Microsoft Build is an annual conference event held by Microsoft, targeted at software engineers and web developers from the Azure and Windows ecosystem. Linaro was present at the Microsoft BUILD event in Seattle on May 23rd-25th, 2023. From a broad conference perspective, the focus was on the integration of generative AI across the entire range of products by Microsoft. This enables unprecedented use cases, for example the new Microsoft copilot AI-based assistant could analyse a test report from github, identify every test failure and create a corresponding Jira ticket, assign it to the right engineers, send email notifications and calendar reminders.
At the conference, Microsoft also announced an increasing number of new applications being released with native support for Windows on Arm. In this blog we take a closer look at what this means for the Windows on Arm ecosystem and the role Linaro has played in these significant achievements.
Building the best Arm apps for Windows
From a Linaro specific perspective, Windows on Arm was very well covered by both Qualcomm and Microsoft at Microsoft Build. In particular, the video recording from the closing session “Learn how to build the best Arm apps for Windows” by Ivette Carreras, Jamshed Damkewala and Marcus Perryman is now publicly available on the BUILD website.
The message shared by the speakers is that the majority of dependencies from open source tools has been removed and new applications are now being released with native support for Windows On Arm. There is no magic needed or different tools or different ways of developing applications when adopting the Arm architecture embedded in the Qualcomm Snapdragon chips. It is just a question of rebuilding with Arm64 as a target.
Fast-forward to 6’00” into the video and the testimonials include announcements by Ned Stankus from Cisco for their Webex communication suite, Aidan Fitzpatrick from Reincubate for their Camo studio camera filters, Armand Rochette and Yvan Grabit from Steinberg for Cubase and other sound production tools, Graham Booker from Plex for their Plex Media Server.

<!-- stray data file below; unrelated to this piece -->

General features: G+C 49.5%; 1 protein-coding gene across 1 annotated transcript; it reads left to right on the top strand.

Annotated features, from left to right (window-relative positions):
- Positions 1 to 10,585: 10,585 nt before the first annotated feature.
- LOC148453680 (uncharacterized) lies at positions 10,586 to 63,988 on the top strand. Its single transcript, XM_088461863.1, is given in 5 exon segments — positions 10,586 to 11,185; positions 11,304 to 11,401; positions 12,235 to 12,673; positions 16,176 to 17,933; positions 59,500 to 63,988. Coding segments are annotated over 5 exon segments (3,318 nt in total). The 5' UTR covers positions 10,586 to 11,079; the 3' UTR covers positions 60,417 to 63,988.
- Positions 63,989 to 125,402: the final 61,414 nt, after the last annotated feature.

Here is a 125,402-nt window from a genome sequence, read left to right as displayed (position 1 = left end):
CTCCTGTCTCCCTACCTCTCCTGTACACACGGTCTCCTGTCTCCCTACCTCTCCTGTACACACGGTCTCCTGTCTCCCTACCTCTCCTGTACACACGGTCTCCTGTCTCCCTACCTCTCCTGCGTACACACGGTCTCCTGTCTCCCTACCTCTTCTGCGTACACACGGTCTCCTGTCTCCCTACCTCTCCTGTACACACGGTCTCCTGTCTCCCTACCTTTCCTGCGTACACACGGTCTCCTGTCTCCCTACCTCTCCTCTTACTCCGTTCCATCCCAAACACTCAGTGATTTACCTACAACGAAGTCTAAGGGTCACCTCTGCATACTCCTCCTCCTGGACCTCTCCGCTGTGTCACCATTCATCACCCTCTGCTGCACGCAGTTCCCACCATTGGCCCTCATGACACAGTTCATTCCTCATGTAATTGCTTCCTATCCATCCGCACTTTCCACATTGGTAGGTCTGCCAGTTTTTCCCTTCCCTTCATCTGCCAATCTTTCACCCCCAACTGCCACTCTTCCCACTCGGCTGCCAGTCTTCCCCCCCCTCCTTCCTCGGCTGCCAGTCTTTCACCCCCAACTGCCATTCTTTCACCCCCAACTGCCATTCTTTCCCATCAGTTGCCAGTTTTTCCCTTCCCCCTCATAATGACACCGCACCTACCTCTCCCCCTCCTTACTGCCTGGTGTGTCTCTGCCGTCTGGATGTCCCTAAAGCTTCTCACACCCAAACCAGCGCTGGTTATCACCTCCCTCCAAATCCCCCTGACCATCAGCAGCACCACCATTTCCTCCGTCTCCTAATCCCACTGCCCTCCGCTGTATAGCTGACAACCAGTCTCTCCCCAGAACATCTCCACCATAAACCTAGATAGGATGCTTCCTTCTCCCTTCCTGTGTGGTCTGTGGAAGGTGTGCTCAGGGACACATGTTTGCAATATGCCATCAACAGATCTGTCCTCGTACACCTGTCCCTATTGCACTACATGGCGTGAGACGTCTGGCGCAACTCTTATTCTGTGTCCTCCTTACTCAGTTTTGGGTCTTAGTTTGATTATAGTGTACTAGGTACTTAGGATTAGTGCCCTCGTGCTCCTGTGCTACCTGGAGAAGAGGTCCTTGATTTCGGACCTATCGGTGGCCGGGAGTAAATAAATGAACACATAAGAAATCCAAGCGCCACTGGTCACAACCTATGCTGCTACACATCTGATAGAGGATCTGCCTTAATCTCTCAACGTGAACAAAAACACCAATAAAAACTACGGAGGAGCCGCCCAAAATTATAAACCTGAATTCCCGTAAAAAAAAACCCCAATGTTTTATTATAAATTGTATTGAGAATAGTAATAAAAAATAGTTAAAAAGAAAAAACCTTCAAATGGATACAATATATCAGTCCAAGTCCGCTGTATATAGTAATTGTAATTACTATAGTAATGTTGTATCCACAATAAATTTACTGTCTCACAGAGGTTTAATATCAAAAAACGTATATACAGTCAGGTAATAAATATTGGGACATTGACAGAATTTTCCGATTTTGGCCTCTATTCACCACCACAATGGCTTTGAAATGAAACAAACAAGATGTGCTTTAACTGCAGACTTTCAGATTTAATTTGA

At 20’00”, Ivette Carreras also announced that Dropbox is now in beta and will become available later this summer thanks to python, Bazel and node being fully supported. This is thanks to the collaboration between Microsoft, Arm, Qualcomm and Linaro, as these packages have been at the top of our priority list for the last several months.
Jamshed and Marcus gave a few demonstrations of the latest games, applications and tools now supported natively, including Wine and Flutter.
Fast forward to 32’00” into the public video: Marcus invited every developer to visit the http://aka.ms/ArmOSS page, verify the status of native support for Windows on Arm for most open source packages and request new open source projects that may still be a dependency. Interestingly enough, the short URL recommended by Microsoft redirects to the Linaro-hosted Windows on Arm landing page!
Ivette called out Linaro again at 36’00” in their talk!
The closing and most exciting announcement by the speakers at the end of their session was that Unity 23.1 tech stream release will have Arm native support this summer, it is already available now in beta.